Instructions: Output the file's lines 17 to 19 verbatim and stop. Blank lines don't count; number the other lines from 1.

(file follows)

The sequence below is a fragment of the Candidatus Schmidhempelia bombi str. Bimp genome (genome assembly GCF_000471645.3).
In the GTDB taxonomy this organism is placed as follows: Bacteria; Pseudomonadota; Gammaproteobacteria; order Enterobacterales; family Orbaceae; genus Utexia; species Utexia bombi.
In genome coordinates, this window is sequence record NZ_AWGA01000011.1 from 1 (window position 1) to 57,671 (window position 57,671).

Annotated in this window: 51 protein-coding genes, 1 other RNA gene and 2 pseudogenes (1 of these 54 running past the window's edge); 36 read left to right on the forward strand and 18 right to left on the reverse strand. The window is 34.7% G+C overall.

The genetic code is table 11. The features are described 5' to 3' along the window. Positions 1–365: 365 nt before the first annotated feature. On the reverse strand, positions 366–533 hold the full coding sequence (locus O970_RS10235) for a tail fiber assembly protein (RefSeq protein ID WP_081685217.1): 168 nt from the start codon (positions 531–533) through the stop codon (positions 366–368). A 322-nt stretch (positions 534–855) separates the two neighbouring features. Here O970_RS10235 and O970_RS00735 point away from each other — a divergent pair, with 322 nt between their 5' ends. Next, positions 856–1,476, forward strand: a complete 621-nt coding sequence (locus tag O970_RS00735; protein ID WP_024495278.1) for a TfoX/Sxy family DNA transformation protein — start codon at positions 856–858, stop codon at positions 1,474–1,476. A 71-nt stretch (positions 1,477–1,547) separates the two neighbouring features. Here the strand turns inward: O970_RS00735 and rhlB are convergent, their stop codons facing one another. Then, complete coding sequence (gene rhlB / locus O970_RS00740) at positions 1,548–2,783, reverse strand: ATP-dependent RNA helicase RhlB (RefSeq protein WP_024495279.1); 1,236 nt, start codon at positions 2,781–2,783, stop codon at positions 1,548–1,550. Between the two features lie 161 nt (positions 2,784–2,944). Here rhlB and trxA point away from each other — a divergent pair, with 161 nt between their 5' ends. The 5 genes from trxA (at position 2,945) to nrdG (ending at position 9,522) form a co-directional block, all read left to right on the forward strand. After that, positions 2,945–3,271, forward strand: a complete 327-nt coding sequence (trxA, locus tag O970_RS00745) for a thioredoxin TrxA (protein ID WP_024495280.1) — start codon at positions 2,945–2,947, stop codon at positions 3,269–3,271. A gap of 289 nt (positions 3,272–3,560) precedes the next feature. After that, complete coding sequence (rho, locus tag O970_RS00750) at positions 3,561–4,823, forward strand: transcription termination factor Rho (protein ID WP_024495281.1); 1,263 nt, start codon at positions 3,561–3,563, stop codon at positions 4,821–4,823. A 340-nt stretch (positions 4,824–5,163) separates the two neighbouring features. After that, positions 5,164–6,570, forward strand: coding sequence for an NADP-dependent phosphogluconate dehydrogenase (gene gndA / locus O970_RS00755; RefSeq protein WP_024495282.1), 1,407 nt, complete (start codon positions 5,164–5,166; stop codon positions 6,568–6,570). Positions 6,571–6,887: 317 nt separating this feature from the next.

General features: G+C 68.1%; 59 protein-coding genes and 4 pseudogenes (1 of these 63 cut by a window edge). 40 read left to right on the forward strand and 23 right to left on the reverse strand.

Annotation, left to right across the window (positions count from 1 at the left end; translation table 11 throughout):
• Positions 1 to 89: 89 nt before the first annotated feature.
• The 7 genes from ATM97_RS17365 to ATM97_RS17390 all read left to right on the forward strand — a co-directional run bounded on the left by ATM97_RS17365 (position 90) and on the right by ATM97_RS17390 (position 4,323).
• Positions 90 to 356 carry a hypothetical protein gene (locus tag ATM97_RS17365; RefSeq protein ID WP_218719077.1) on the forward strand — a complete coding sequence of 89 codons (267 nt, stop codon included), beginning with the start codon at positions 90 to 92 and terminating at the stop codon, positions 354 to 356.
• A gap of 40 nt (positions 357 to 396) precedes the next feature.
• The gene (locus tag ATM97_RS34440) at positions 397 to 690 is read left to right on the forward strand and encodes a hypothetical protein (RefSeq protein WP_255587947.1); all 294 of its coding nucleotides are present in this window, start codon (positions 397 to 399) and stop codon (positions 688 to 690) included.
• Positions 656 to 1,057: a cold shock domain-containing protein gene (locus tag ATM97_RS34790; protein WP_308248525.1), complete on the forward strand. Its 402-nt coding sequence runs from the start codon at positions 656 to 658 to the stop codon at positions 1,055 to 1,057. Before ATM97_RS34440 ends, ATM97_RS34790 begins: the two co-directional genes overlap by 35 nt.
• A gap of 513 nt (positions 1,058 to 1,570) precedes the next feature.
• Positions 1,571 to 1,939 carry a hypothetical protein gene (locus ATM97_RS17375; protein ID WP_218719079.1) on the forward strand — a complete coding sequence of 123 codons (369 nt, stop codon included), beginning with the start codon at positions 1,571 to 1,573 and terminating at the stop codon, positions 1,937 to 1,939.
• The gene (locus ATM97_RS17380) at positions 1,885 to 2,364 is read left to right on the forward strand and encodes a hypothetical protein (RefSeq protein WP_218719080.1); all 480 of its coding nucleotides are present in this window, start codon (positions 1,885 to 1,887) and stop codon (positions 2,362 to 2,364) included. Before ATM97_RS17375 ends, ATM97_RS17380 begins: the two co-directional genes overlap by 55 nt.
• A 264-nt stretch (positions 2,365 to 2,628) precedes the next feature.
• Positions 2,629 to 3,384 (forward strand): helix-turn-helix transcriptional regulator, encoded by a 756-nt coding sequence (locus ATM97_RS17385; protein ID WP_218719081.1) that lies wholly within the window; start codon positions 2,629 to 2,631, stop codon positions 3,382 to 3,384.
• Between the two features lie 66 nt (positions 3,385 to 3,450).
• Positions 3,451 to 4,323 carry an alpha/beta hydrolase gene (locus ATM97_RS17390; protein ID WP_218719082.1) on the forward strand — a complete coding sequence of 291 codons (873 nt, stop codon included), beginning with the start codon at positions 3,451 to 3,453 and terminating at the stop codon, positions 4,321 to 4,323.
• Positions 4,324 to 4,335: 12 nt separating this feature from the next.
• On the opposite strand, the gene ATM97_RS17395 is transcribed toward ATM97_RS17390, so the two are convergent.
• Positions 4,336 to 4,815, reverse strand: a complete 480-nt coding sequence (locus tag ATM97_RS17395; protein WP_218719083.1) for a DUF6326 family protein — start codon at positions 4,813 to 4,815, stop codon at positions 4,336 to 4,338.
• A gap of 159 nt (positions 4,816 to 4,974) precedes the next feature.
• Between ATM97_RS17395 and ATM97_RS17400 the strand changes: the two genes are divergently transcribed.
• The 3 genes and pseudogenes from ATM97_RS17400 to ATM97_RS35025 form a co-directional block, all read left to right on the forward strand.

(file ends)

• A 264-nt stretch (positions 2,365 to 2,628) precedes the next feature.
• Positions 2,629 to 3,384 (forward strand): helix-turn-helix transcriptional regulator, encoded by a 756-nt coding sequence (locus ATM97_RS17385; protein ID WP_218719081.1) that lies wholly within the window; start codon positions 2,629 to 2,631, stop codon positions 3,382 to 3,384.
• Between the two features lie 66 nt (positions 3,385 to 3,450).